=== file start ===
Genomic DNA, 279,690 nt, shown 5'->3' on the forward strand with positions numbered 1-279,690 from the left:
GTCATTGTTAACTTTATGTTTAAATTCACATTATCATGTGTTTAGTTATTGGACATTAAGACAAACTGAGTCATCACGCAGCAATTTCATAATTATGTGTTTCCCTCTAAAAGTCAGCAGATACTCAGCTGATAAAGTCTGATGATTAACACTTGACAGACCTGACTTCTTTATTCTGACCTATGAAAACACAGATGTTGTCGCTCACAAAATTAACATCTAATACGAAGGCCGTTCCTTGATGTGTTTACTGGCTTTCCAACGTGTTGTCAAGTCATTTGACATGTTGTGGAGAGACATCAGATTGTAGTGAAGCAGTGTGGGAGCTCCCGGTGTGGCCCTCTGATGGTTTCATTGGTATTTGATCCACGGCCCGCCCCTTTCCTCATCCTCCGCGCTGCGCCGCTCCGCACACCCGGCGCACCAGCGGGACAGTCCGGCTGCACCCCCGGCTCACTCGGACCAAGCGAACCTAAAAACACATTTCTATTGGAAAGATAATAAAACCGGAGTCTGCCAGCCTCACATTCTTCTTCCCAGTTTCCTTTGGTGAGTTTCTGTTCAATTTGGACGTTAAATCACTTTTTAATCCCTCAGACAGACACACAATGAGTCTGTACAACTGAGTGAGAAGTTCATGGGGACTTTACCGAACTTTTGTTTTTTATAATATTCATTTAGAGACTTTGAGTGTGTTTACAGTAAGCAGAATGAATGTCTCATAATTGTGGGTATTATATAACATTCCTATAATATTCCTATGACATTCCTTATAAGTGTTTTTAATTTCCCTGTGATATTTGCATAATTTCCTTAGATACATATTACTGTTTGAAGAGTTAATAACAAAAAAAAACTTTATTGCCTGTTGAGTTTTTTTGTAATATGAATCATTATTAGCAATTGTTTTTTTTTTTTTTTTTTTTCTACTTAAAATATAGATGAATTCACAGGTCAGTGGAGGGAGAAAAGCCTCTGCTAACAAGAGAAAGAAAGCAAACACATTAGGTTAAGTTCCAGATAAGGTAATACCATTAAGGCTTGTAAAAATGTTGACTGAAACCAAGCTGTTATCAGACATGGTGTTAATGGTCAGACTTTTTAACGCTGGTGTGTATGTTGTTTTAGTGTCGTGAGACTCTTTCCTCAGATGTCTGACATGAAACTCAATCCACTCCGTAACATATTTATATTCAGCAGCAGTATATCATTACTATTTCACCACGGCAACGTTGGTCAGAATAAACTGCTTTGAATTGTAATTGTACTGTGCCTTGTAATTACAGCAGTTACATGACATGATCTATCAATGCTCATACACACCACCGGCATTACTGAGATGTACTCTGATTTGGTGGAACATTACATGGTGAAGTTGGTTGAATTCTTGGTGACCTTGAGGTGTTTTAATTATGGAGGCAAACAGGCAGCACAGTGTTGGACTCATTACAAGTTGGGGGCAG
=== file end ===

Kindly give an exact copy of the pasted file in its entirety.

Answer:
Genomic DNA, 279,690 nt, shown 5'->3' on the forward strand with positions numbered 1-279,690 from the left:
GTCATTGTTAACTTTATGTTTAAATTCACATTATCATGTGTTTAGTTATTGGACATTAAGACAAACTGAGTCATCACGCAGCAATTTCATAATTATGTGTTTCCCTCTAAAAGTCAGCAGATACTCAGCTGATAAAGTCTGATGATTAACACTTGACAGACCTGACTTCTTTATTCTGACCTATGAAAACACAGATGTTGTCGCTCACAAAATTAACATCTAATACGAAGGCCGTTCCTTGATGTGTTTACTGGCTTTCCAACGTGTTGTCAAGTCATTTGACATGTTGTGGAGAGACATCAGATTGTAGTGAAGCAGTGTGGGAGCTCCCGGTGTGGCCCTCTGATGGTTTCATTGGTATTTGATCCACGGCCCGCCCCTTTCCTCATCCTCCGCGCTGCGCCGCTCCGCACACCCGGCGCACCAGCGGGACAGTCCGGCTGCACCCCCGGCTCACTCGGACCAAGCGAACCTAAAAACACATTTCTATTGGAAAGATAATAAAACCGGAGTCTGCCAGCCTCACATTCTTCTTCCCAGTTTCCTTTGGTGAGTTTCTGTTCAATTTGGACGTTAAATCACTTTTTAATCCCTCAGACAGACACACAATGAGTCTGTACAACTGAGTGAGAAGTTCATGGGGACTTTACCGAACTTTTGTTTTTTATAATATTCATTTAGAGACTTTGAGTGTGTTTACAGTAAGCAGAATGAATGTCTCATAATTGTGGGTATTATATAACATTCCTATAATATTCCTATGACATTCCTTATAAGTGTTTTTAATTTCCCTGTGATATTTGCATAATTTCCTTAGATACATATTACTGTTTGAAGAGTTAATAACAAAAAAAAACTTTATTGCCTGTTGAGTTTTTTTGTAATATGAATCATTATTAGCAATTGTTTTTTTTTTTTTTTTTTTTCTACTTAAAATATAGATGAATTCACAGGTCAGTGGAGGGAGAAAAGCCTCTGCTAACAAGAGAAAGAAAGCAAACACATTAGGTTAAGTTCCAGATAAGGTAATACCATTAAGGCTTGTAAAAATGTTGACTGAAACCAAGCTGTTATCAGACATGGTGTTAATGGTCAGACTTTTTAACGCTGGTGTGTATGTTGTTTTAGTGTCGTGAGACTCTTTCCTCAGATGTCTGACATGAAACTCAATCCACTCCGTAACATATTTATATTCAGCAGCAGTATATCATTACTATTTCACCACGGCAACGTTGGTCAGAATAAACTGCTTTGAATTGTAATTGTACTGTGCCTTGTAATTACAGCAGTTACATGACATGATCTATCAATGCTCATACACACCACCGGCATTACTGAGATGTACTCTGATTTGGTGGAACATTACATGGTGAAGTTGGTTGAATTCTTGGTGACCTTGAGGTGTTTTAATTATGGAGGCAAACAGGCAGCACAGTGTTGGACTCATTACAAGTTGGGGGCAG